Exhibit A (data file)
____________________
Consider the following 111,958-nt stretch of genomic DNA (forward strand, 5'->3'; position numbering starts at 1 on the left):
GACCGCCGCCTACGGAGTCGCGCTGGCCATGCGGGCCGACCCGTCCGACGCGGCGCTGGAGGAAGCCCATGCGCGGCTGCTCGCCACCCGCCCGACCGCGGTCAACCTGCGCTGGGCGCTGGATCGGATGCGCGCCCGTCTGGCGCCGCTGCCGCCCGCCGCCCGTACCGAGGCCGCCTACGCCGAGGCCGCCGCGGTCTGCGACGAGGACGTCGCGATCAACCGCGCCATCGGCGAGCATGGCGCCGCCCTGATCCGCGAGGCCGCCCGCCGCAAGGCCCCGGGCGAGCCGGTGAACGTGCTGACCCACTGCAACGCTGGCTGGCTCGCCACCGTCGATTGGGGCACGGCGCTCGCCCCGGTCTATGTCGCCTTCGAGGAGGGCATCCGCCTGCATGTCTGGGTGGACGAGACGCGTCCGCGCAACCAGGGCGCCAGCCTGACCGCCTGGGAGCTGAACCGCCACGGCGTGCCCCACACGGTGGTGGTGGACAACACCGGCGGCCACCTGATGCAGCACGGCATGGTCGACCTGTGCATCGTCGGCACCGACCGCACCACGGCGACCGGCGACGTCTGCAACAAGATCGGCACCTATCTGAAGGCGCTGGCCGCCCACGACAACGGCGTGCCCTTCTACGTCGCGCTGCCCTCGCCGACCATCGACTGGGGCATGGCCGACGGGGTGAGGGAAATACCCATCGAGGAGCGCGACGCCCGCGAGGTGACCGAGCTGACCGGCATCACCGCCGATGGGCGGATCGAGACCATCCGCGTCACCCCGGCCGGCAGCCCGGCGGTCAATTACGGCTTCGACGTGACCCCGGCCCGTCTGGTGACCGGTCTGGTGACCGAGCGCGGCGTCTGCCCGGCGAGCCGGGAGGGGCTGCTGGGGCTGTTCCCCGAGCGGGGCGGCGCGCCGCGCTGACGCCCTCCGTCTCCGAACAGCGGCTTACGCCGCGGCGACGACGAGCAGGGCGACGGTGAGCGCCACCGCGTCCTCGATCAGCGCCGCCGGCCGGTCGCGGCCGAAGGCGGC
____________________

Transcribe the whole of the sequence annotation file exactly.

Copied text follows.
Consider the following 111,958-nt stretch of genomic DNA (forward strand, 5'->3'; position numbering starts at 1 on the left):
GACCGCCGCCTACGGAGTCGCGCTGGCCATGCGGGCCGACCCGTCCGACGCGGCGCTGGAGGAAGCCCATGCGCGGCTGCTCGCCACCCGCCCGACCGCGGTCAACCTGCGCTGGGCGCTGGATCGGATGCGCGCCCGTCTGGCGCCGCTGCCGCCCGCCGCCCGTACCGAGGCCGCCTACGCCGAGGCCGCCGCGGTCTGCGACGAGGACGTCGCGATCAACCGCGCCATCGGCGAGCATGGCGCCGCCCTGATCCGCGAGGCCGCCCGCCGCAAGGCCCCGGGCGAGCCGGTGAACGTGCTGACCCACTGCAACGCTGGCTGGCTCGCCACCGTCGATTGGGGCACGGCGCTCGCCCCGGTCTATGTCGCCTTCGAGGAGGGCATCCGCCTGCATGTCTGGGTGGACGAGACGCGTCCGCGCAACCAGGGCGCCAGCCTGACCGCCTGGGAGCTGAACCGCCACGGCGTGCCCCACACGGTGGTGGTGGACAACACCGGCGGCCACCTGATGCAGCACGGCATGGTCGACCTGTGCATCGTCGGCACCGACCGCACCACGGCGACCGGCGACGTCTGCAACAAGATCGGCACCTATCTGAAGGCGCTGGCCGCCCACGACAACGGCGTGCCCTTCTACGTCGCGCTGCCCTCGCCGACCATCGACTGGGGCATGGCCGACGGGGTGAGGGAAATACCCATCGAGGAGCGCGACGCCCGCGAGGTGACCGAGCTGACCGGCATCACCGCCGATGGGCGGATCGAGACCATCCGCGTCACCCCGGCCGGCAGCCCGGCGGTCAATTACGGCTTCGACGTGACCCCGGCCCGTCTGGTGACCGGTCTGGTGACCGAGCGCGGCGTCTGCCCGGCGAGCCGGGAGGGGCTGCTGGGGCTGTTCCCCGAGCGGGGCGGCGCGCCGCGCTGACGCCCTCCGTCTCCGAACAGCGGCTTACGCCGCGGCGACGACGAGCAGGGCGACGGTGAGCGCCACCGCGTCCTCGATCAGCGCCGCCGGCCGGTCGCGGCCGAAGGCGGC